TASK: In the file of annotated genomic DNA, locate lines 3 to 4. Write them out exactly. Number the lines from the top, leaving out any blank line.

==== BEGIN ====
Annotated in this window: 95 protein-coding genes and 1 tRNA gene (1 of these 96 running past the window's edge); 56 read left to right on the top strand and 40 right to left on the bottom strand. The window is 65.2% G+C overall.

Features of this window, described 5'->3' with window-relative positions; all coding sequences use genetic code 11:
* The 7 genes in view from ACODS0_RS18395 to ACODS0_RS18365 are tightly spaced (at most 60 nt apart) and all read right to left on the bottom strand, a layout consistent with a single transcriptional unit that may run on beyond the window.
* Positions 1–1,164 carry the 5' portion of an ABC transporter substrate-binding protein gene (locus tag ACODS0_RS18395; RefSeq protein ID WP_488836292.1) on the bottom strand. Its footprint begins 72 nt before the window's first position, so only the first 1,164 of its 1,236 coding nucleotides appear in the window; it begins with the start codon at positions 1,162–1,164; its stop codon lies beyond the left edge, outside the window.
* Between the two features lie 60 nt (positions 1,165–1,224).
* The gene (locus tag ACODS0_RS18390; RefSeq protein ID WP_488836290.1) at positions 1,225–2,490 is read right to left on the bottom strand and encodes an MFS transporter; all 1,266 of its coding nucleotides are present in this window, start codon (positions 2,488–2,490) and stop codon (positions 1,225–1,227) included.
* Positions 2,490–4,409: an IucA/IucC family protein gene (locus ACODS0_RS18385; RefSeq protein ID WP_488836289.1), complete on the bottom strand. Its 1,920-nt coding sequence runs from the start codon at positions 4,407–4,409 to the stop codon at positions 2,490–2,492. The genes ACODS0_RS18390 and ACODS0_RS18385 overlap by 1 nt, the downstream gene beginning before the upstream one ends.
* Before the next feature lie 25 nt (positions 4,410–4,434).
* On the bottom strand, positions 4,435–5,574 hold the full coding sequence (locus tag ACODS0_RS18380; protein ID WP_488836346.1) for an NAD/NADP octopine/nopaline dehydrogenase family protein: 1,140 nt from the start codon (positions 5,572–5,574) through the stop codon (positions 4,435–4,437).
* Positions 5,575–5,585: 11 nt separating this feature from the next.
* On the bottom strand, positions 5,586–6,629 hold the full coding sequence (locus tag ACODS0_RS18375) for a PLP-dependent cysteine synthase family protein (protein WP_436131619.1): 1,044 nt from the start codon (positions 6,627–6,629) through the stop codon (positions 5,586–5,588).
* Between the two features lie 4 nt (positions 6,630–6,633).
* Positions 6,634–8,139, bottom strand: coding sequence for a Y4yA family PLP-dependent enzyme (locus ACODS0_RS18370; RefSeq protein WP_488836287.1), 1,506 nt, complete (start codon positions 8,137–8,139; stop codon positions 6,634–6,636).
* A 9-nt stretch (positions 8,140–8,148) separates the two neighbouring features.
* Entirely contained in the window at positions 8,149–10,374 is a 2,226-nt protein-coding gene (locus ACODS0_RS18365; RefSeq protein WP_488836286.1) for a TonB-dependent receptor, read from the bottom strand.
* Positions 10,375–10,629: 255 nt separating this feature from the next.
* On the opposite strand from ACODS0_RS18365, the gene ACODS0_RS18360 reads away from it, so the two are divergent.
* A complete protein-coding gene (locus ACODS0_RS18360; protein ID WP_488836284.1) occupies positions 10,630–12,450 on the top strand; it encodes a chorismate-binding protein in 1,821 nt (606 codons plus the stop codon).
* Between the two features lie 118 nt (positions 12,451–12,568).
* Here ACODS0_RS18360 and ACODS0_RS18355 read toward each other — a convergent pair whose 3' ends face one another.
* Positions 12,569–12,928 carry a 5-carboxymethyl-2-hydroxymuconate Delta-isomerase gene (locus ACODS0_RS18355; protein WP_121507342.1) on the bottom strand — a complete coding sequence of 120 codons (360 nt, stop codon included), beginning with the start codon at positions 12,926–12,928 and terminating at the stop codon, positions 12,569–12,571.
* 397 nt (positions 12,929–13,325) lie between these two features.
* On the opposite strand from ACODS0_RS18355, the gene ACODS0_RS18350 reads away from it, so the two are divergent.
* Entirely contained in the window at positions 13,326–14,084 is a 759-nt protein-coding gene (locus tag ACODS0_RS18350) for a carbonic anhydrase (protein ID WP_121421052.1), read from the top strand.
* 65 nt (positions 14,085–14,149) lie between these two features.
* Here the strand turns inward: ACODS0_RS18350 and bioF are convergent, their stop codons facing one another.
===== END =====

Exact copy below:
* The 7 genes in view from ACODS0_RS18395 to ACODS0_RS18365 are tightly spaced (at most 60 nt apart) and all read right to left on the bottom strand, a layout consistent with a single transcriptional unit that may run on beyond the window.
* Positions 1–1,164 carry the 5' portion of an ABC transporter substrate-binding protein gene (locus tag ACODS0_RS18395; RefSeq protein ID WP_488836292.1) on the bottom strand. Its footprint begins 72 nt before the window's first position, so only the first 1,164 of its 1,236 coding nucleotides appear in the window; it begins with the start codon at positions 1,162–1,164; its stop codon lies beyond the left edge, outside the window.